Recent data provided evidence that epigenetic remodeling by the use of HDACi in combination with other targeted therapies, such as the mAb trastuzumab, is capable of engaging and enhancing an effective anti-tumor immune response.15 16 However, apart of safety, tolerability and the effectiveness of trastuzumab-combined HDACi treatments in vivo, its effect on the immune system, especially on a functional level, remain to be elucidated.33 In this study, we investigated the influence of the Food and Drug Administration-approved HDACi, VPA and SAHA on PBMCs effector function in vitro. By the use of a functional immune cell approach, we could demonstrate that both VPA and SAHA enhanced trastuzumab-mediated ADCP activity. In contrast, VPA or SAHA had no effect on the trastuzumab-independent phagocytic killing of tumor cells. This finding might not be very surprising as monocytes are in generally incapable of distinguishing between self and non-self without toll-like receptors, complement or antibody mediation. As the overall functional read-out (ADCP) was increased, we did further investigations in a systematic approach. First, we explored potential changes in trastuzumab’s target (HER2). Although the expression of HER2 on target cells is essential for the binding of trastuzumab, the level of HER2 positivity does not influence the extent of ADCP, as both HDACi decreased HER2 surface expression. This is in line with data gained in human studies, which demonstrates that if HER2 is overexpressed, defined by immunohistochemistry staining degree of 3+ or a HER2/chromosome 17 fluorescence in situ hybridisation ratio of ≥2.0, then the degree of positivity of HER2 expression has no major influence on the clinical outcome.34–37 Correspondingly, another study revealed that HER2-non-amplified cancer cell lines are still highly susceptible to trastuzumab-mediated cell killing, whereas HER2-non-expressing cell lines are not.38 However, the extent of response does not necessarily depend on overall HER2 expression.
We used an FCM-based evaluation for ADCC and ADCP activity, a technique that is also suitable for clinical analysis of larg patient cohorts.30 A potential uncertainty of this technique is false-positive ADCP events, in terms of true engulfed tumor cells by monocytes. In contrast, IFC provides high-resolution images at the single-cell level, which is particularly advantageous when analyzing cellular interactions, such as ADCP activity in vitro. However, this technique is time-consuming and may be impractical when measuring large sample sizes. The comparability and reliability of FCM in comparison with IFC, in terms of true ADCP events, have not been assessed yet. Therefore, we adapted the conventional FCM ADCP/ADCC assays for an IFC device.28–30 39 We demonstrate that conventional FCM detects true phagocytic and cytotoxic single-cell events and is comparable with IFC. Taking this matter of fact into account, as well as the more practicability of FCM compared with IFC, we kept using the conventional FCM approach for our ADCP/ADCC assay.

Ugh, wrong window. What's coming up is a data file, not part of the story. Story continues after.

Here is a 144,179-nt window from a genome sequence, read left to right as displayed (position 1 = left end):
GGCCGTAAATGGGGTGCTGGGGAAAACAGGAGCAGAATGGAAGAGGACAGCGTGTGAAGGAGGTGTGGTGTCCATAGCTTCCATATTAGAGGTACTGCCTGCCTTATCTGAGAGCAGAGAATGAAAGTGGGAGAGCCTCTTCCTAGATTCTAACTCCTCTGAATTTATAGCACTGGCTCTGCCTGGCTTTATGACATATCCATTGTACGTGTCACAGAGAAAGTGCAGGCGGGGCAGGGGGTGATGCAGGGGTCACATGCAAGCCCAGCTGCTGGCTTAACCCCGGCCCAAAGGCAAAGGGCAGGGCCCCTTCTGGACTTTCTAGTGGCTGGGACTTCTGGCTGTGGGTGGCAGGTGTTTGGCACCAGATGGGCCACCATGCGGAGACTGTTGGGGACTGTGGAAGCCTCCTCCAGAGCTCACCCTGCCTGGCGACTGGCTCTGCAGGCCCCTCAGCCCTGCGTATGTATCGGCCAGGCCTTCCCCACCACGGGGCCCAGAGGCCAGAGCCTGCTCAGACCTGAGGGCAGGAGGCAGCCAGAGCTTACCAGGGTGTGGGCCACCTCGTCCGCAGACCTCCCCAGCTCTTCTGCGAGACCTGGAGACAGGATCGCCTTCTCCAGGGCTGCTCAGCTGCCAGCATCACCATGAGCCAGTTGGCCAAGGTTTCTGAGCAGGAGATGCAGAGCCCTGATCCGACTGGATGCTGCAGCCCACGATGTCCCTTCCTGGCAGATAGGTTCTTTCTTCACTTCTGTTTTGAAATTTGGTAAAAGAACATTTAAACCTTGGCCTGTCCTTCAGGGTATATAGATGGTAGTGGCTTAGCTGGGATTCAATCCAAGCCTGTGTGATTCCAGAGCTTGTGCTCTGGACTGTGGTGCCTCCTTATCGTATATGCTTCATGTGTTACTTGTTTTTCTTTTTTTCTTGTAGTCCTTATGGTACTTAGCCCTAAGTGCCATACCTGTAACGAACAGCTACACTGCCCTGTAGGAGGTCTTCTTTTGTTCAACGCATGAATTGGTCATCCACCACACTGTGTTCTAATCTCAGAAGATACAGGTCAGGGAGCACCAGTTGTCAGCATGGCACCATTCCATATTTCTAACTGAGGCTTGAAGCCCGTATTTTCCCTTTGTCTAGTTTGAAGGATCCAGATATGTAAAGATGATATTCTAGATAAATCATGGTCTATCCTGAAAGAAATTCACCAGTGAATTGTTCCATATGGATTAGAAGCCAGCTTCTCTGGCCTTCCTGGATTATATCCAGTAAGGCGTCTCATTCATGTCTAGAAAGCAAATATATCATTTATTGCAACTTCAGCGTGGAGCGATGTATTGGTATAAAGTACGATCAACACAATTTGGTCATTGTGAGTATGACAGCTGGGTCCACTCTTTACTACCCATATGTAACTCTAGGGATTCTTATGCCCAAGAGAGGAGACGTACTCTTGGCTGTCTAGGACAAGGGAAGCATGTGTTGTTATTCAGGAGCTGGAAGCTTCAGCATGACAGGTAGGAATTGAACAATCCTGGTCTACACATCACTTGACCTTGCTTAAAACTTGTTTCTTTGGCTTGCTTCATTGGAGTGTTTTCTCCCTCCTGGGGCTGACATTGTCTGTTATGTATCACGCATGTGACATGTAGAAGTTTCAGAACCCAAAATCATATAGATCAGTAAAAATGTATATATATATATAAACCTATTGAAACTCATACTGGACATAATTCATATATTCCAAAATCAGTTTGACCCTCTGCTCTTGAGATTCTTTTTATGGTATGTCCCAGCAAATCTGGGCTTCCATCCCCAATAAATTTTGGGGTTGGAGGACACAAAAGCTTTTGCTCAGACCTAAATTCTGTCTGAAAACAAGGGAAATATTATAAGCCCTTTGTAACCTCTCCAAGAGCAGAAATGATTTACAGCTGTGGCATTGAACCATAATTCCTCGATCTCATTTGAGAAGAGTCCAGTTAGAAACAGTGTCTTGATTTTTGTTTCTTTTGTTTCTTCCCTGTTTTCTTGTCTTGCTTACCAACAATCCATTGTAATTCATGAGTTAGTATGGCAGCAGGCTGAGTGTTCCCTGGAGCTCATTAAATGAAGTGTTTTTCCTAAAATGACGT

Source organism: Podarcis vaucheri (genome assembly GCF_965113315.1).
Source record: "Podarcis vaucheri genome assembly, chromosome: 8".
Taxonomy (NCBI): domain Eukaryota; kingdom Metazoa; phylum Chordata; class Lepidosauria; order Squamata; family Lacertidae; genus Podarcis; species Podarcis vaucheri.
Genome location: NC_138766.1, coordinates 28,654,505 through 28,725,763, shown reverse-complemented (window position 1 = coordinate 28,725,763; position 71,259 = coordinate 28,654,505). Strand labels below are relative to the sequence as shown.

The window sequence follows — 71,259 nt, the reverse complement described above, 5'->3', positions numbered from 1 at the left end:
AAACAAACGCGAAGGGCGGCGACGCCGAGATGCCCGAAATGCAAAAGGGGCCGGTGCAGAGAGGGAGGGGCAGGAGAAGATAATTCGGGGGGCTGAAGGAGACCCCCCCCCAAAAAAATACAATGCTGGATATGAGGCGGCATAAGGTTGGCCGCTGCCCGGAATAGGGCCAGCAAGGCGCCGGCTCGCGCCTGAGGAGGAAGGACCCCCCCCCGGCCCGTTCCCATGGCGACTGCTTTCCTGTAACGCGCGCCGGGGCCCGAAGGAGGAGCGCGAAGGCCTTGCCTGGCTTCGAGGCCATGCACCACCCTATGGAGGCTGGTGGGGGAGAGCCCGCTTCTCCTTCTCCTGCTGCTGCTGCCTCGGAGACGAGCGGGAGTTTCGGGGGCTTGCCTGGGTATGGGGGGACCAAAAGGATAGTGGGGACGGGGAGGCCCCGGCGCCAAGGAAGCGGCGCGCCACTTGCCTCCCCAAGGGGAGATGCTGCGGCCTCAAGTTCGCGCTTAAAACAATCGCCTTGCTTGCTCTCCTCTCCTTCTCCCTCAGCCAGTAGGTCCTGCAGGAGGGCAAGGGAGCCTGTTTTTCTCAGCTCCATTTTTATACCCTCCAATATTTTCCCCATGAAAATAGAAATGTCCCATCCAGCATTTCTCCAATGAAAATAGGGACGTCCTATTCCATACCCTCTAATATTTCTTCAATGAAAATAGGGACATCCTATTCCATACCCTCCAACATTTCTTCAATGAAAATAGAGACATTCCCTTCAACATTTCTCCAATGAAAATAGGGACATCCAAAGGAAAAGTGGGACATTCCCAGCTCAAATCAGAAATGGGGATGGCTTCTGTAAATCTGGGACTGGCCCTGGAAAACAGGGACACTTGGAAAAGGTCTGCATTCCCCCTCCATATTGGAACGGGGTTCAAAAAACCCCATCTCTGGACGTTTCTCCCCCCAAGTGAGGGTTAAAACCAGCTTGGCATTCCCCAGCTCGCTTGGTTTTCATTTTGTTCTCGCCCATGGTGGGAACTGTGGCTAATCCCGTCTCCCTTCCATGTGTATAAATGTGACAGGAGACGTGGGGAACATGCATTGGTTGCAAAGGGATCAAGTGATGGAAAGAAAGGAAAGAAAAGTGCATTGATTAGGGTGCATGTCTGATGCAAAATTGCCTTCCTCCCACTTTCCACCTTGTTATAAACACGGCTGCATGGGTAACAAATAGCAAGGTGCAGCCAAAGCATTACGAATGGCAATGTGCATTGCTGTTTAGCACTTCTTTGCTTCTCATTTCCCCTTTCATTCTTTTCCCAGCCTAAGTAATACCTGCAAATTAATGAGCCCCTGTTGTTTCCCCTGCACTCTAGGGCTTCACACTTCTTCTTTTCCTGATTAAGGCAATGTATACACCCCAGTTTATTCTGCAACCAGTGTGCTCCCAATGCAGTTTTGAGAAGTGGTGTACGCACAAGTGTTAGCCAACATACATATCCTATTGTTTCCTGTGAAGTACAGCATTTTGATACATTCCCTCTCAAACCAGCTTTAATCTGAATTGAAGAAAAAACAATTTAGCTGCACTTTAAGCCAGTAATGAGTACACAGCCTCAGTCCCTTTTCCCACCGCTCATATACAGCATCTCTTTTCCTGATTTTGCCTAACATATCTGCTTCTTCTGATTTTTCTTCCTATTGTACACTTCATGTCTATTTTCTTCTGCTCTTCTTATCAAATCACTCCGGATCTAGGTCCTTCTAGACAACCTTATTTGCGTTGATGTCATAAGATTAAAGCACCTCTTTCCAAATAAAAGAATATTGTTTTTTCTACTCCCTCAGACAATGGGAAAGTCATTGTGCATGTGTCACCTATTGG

As the level of HER2 positivity has no influence on ADCP activity, we next investigated potential changes and influence on trastuzumab’s effector side (FcγR). In this line, murine data demonstrated the importance of the interaction between FcγRs and trastuzumab for an optimal anti-tumor immune response in vivo.6 40 FcγRIIA (CD32A) plays an essential role in the mediation of an effective ADCP activity. Strikingly, VPA treatment upregulates FcγRIIA expression on monocytes (CD14+), whereas SAHA had no effect on any FcγR. Accordingly, antibody engineering with enhanced binding affinity to FcγRIIA has been shown to increase macrophage-mediated phagocytosis.41 42 These data highlight a potential synergistic effect of antibodies with optimized binding affinity and FcγR upregulation by epigenetic remolding of VPA.
In contrast to ADCP, ADCC seems to be unaffected by any HDACi treatment. This finding could be explained by the lack of FcγRIII (CD16) upregulation, which is the main antibody-mediating receptor of NK cells. Strikingly, trastuzumab-independent cytotoxicity is significantly enhanced by both HDACi, VPA and SAHA.
As resistance to spontaneous or therapy-induced cell death is as major hallmark of cancer,43 we further examined a possible effect on cancer cell-intrinsic resistance to immune cell-mediated cell death. The so-called apoptotic trigger is meticulously controlled by proapoptotic and anti-apoptotic proteins. Tumor cells can circumvent cell death by increasing the expression of anti-apoptotic regulators, such as MCL1. Therefore, we investigated potential counterbalancing effects of VPA and SAHA on MCL1 protein expression. Tumor cell treatment with VPA or SAHA resulted in a downregulation of MCL1 protein expression. To further investigate whether the enhanced ADCP effect of VPA is MCL1 dependent, we knocked-down MCL1 by the use of siRNA. MCL1 knockdown alone without any HDACi treatment resulted in an enhanced ADCP activity. Along this line, trastuzumab itself seems to have an intrinsic ability to reduce MCL1 expression.44 The inhibition of anti-apoptotic proteins, such as MCL1, might be especially effective in cancer cells with rat sarcoma mutations as they have an upregulated anti-apoptotic signaling cascade.24